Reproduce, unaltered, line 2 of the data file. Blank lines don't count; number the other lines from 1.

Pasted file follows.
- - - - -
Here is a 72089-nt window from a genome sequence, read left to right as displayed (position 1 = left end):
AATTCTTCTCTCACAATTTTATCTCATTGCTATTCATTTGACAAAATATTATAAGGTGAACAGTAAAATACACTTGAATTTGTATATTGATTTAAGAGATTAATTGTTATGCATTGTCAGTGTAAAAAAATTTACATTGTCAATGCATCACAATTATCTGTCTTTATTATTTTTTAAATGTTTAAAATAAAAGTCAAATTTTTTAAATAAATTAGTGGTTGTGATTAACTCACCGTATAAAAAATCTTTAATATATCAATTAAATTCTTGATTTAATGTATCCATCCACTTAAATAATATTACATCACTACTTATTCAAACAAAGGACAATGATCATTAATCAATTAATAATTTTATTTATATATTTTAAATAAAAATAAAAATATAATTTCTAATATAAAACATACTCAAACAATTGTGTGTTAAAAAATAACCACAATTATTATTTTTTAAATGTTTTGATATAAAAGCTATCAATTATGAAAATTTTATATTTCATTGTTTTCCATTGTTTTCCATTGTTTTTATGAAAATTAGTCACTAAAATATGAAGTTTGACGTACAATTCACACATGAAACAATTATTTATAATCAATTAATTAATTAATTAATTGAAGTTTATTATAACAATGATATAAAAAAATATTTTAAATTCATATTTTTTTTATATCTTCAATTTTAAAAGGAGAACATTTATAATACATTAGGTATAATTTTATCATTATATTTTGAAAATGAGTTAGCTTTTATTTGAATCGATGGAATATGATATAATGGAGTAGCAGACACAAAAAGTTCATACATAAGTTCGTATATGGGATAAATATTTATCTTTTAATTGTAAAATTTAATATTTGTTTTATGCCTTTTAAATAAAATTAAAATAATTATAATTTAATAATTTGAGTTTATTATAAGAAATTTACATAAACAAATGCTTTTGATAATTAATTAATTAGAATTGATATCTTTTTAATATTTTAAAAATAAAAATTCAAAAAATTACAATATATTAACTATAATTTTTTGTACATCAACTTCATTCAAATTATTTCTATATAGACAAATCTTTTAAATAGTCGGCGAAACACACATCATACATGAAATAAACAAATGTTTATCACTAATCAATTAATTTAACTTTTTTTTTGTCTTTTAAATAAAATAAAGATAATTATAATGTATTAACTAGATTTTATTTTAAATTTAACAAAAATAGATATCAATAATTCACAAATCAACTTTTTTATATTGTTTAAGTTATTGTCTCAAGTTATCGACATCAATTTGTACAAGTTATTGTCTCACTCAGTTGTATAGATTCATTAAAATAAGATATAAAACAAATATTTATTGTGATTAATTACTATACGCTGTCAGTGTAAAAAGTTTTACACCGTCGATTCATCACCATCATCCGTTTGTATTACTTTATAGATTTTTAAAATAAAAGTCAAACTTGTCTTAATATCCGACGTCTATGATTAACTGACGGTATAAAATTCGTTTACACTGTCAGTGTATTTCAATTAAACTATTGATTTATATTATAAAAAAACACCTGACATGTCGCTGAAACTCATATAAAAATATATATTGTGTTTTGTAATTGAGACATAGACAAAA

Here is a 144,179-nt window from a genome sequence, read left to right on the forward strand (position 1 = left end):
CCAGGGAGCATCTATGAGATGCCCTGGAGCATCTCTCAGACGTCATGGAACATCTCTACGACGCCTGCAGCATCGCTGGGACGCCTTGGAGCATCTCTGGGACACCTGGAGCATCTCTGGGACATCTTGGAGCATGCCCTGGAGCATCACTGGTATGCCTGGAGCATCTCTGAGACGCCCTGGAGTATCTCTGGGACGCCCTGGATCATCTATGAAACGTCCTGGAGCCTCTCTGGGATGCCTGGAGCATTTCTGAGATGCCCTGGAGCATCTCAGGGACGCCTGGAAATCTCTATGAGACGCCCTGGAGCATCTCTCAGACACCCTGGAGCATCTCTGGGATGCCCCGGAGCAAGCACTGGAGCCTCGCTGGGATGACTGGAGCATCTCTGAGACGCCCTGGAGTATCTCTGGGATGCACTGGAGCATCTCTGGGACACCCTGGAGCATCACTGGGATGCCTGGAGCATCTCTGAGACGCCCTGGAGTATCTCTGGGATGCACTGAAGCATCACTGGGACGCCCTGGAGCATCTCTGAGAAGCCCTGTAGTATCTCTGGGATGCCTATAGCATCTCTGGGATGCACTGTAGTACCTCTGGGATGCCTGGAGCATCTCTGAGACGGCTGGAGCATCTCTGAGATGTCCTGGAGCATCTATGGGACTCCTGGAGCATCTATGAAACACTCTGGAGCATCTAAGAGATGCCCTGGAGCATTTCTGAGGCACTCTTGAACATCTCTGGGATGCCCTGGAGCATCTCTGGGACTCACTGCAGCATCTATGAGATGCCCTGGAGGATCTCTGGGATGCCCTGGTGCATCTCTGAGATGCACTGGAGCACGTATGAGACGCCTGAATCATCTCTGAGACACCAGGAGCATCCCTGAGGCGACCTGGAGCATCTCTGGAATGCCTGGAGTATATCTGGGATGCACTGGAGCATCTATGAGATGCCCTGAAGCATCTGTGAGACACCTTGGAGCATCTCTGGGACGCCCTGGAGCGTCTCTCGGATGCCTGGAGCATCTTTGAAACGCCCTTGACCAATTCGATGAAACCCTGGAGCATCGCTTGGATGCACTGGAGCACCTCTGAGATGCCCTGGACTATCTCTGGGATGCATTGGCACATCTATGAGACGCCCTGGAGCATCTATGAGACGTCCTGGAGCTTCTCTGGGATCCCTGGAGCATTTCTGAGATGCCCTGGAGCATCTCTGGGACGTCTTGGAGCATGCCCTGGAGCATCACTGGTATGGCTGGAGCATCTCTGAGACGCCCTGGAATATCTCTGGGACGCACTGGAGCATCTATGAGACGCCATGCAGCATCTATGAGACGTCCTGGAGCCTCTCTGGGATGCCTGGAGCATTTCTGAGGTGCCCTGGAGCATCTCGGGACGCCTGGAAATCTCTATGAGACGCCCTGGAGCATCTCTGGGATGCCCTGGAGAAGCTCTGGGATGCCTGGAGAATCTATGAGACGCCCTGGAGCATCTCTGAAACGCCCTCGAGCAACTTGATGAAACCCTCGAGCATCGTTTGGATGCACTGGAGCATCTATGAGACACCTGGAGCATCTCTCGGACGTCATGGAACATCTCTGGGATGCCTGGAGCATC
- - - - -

AATTCTTCTCTCACAATTTTATCTCATTGCTATTCATTTGACAAAATATTATAAGGTGAACAGTAAAATACACTTGAATTTGTATATTGATTTAAGAGATTAATTGTTATGCATTGTCAGTGTAAAAAAATTTACATTGTCAATGCATCACAATTATCTGTCTTTATTATTTTTTAAATGTTTAAAATAAAAGTCAAATTTTTTAAATAAATTAGTGGTTGTGATTAACTCACCGTATAAAAAATCTTTAATATATCAATTAAATTCTTGATTTAATGTATCCATCCACTTAAATAATATTACATCACTACTTATTCAAACAAAGGACAATGATCATTAATCAATTAATAATTTTATTTATATATTTTAAATAAAAATAAAAATATAATTTCTAATATAAAACATACTCAAACAATTGTGTGTTAAAAAATAACCACAATTATTATTTTTTAAATGTTTTGATATAAAAGCTATCAATTATGAAAATTTTATATTTCATTGTTTTCCATTGTTTTCCATTGTTTTTATGAAAATTAGTCACTAAAATATGAAGTTTGACGTACAATTCACACATGAAACAATTATTTATAATCAATTAATTAATTAATTAATTGAAGTTTATTATAACAATGATATAAAAAAATATTTTAAATTCATATTTTTTTTATATCTTCAATTTTAAAAGGAGAACATTTATAATACATTAGGTATAATTTTATCATTATATTTTGAAAATGAGTTAGCTTTTATTTGAATCGATGGAATATGATATAATGGAGTAGCAGACACAAAAAGTTCATACATAAGTTCGTATATGGGATAAATATTTATCTTTTAATTGTAAAATTTAATATTTGTTTTATGCCTTTTAAATAAAATTAAAATAATTATAATTTAATAATTTGAGTTTATTATAAGAAATTTACATAAACAAATGCTTTTGATAATTAATTAATTAGAATTGATATCTTTTTAATATTTTAAAAATAAAAATTCAAAAAATTACAATATATTAACTATAATTTTTTGTACATCAACTTCATTCAAATTATTTCTATATAGACAAATCTTTTAAATAGTCGGCGAAACACACATCATACATGAAATAAACAAATGTTTATCACTAATCAATTAATTTAACTTTTTTTTTGTCTTTTAAATAAAATAAAGATAATTATAATGTATTAACTAGATTTTATTTTAAATTTAACAAAAATAGATATCAATAATTCACAAATCAACTTTTTTATATTGTTTAAGTTATTGTCTCAAGTTATCGACATCAATTTGTACAAGTTATTGTCTCACTCAGTTGTATAGATTCATTAAAATAAGATATAAAACAAATATTTATTGTGATTAATTACTATACGCTGTCAGTGTAAAAAGTTTTACACCGTCGATTCATCACCATCATCCGTTTGTATTACTTTATAGATTTTTAAAATAAAAGTCAAACTTGTCTTAATATCCGACGTCTATGATTAACTGACGGTATAAAATTCGTTTACACTGTCAGTGTATTTCAATTAAACTATTGATTTATATTATAAAAAAACACCTGACATGTCGCTGAAACTCATATAAAAATATATATTGTGTTTTGTAATTGAGACATAGACAAAA